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More trouble for fantasy sports firm

FanDuel TV ad switch as patent claim adds to woes

Nigel Eccles at Dynamic EarthFantasy sports firm FanDuel is scaling back its television advertising in the US as it continues to battle a public backlash against the sector and now faces a complaint of patent infringement.

Chief executive Nigel Eccles (pictured), who recently told an audience in Edinburgh that the company was one of the top five TV advertisers in the US, has now dropped out of the top ten. So has its main rival DraftKings.

Both companies are facing official investigations and law suits as arguments rage as to whether fantasy sports breach the country’s strict online gambling ban.

Mr Eccles said in an interview that FanDuel will focus less on television in the future and more on cheaper, more targeted digital ads. The company will also dial back the emphasis on cash prizes. It has been paying $2 billion a year to customers.

He also confirmed to Bloomberg his earlier comments in an interview with Daily Business in which he said the company was in no rush to seek an IPO or that it would merge with DraftKings.

Fantasy sports operators are fighting off a strong lobby opposed to the games and Mr Eccles has called for state regulation of the industry.

More than 25 federal actions have been filed against against both FanDuel and DraftKings since the start of October. Now they are facing a claim of patent infringement.

Virtual Gaming Technologies has filed three complaints.  It claims that DraftKings, FanDuel and Fox Sports have infringed on the inventions of William W. Junkin, president of and founder of a company called FantaSports in 1992. He is described as one of the pioneers in the development of fantasy sports games. The claim is that two patents in the field of real-time, interactive gaming systems that were assigned by Junkin to Virtual Gaming have been infringed upon by the defendants.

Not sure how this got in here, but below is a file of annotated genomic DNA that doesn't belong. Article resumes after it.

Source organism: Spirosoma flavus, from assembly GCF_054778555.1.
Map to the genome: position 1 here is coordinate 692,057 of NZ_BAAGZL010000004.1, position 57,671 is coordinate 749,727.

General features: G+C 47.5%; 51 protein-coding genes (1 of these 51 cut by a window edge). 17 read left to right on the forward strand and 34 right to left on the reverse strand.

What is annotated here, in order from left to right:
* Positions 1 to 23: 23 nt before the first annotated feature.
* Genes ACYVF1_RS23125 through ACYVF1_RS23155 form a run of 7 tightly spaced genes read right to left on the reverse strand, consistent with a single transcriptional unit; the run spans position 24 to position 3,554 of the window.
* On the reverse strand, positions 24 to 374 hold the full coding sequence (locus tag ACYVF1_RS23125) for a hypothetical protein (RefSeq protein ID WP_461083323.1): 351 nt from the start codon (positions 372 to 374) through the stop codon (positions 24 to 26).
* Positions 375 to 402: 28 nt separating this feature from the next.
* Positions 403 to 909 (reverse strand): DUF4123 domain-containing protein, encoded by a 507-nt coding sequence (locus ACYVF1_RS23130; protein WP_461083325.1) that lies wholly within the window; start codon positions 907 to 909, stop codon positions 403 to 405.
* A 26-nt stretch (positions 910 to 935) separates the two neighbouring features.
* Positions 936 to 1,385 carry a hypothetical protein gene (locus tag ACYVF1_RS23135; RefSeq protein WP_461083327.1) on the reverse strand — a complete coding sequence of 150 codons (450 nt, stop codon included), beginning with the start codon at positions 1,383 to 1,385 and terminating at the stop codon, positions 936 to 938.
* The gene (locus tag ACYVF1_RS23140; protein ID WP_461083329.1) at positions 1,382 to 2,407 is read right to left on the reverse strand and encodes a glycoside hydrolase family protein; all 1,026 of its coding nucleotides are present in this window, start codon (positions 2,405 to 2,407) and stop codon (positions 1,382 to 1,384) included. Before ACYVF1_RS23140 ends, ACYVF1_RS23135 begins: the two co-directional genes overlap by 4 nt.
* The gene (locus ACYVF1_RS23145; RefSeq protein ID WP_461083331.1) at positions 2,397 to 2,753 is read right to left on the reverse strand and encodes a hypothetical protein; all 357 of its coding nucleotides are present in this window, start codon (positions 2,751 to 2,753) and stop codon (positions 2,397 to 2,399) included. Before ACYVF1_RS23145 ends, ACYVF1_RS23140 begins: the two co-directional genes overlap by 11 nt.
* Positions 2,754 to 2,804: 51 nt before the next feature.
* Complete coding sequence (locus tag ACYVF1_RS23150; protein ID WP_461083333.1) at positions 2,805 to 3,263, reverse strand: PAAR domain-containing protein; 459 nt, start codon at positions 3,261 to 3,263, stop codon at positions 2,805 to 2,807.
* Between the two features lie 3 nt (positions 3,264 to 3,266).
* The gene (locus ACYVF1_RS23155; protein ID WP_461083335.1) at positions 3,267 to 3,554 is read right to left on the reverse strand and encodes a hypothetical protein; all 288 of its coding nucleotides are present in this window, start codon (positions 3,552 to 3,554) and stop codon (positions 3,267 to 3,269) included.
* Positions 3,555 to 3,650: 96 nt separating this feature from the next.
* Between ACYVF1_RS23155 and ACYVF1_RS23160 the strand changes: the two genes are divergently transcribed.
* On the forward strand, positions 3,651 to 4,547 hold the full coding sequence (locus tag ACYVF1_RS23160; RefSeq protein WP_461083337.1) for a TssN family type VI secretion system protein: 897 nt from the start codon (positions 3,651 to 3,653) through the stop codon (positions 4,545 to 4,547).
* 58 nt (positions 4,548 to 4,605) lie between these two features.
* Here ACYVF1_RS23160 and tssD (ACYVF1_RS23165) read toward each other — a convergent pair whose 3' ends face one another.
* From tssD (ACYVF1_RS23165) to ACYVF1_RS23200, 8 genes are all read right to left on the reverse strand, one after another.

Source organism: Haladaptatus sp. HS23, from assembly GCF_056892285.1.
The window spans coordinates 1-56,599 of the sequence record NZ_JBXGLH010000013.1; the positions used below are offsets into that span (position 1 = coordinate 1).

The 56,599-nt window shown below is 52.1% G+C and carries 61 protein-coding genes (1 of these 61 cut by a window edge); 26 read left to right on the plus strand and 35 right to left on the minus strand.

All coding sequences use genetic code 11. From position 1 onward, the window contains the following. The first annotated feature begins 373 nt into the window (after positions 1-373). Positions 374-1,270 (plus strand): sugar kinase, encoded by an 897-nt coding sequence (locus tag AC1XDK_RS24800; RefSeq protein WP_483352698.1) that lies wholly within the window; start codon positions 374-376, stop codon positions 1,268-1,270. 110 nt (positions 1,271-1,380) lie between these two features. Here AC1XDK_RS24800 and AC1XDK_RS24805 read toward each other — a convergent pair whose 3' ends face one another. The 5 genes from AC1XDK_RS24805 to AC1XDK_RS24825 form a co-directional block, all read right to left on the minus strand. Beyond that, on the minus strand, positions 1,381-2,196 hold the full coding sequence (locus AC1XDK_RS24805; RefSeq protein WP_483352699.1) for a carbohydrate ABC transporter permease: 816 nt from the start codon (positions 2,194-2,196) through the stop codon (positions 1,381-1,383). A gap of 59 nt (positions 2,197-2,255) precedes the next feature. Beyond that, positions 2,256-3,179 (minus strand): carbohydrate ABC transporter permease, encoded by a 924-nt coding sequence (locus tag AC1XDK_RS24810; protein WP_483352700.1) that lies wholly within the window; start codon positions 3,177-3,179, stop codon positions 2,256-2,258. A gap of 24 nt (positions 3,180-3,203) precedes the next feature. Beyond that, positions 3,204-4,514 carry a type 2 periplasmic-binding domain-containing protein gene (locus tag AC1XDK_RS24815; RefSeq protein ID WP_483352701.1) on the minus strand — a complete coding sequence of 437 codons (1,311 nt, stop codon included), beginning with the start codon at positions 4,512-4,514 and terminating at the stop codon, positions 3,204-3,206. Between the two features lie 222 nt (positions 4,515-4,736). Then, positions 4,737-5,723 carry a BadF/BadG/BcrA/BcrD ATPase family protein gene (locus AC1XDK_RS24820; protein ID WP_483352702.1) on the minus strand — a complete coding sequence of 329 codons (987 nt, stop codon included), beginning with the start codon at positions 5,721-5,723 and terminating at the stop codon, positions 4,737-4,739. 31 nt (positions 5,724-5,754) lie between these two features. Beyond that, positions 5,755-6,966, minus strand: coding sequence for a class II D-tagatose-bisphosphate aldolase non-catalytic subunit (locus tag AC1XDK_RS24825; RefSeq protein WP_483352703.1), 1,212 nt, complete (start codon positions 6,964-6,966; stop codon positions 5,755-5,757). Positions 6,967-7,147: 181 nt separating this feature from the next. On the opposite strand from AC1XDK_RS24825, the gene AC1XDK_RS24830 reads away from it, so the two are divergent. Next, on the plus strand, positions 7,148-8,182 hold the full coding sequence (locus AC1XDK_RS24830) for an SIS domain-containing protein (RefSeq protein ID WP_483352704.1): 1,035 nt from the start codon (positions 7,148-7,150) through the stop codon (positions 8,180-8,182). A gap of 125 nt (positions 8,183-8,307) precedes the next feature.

This action follows complaints from Congress, state legislators and even an NFL player.

FanDuel is joined by DraftKings as a defendant in numerous class action complaints whereby it has been claimed by plaintiffs that there was allegedly improper use of “insider information” by employees to gain competitive advantages over the non-employee daily fantasy sports player.

Additionally, FanDuel has been sued by Washington Redskins receiver Pierre Garcon for allegedly using his name, image and likeness without his consent and in relation to commercial activity, depriving Garcon of monies he claims he should have received if they otherwise would have struck a deal that granted such rights.



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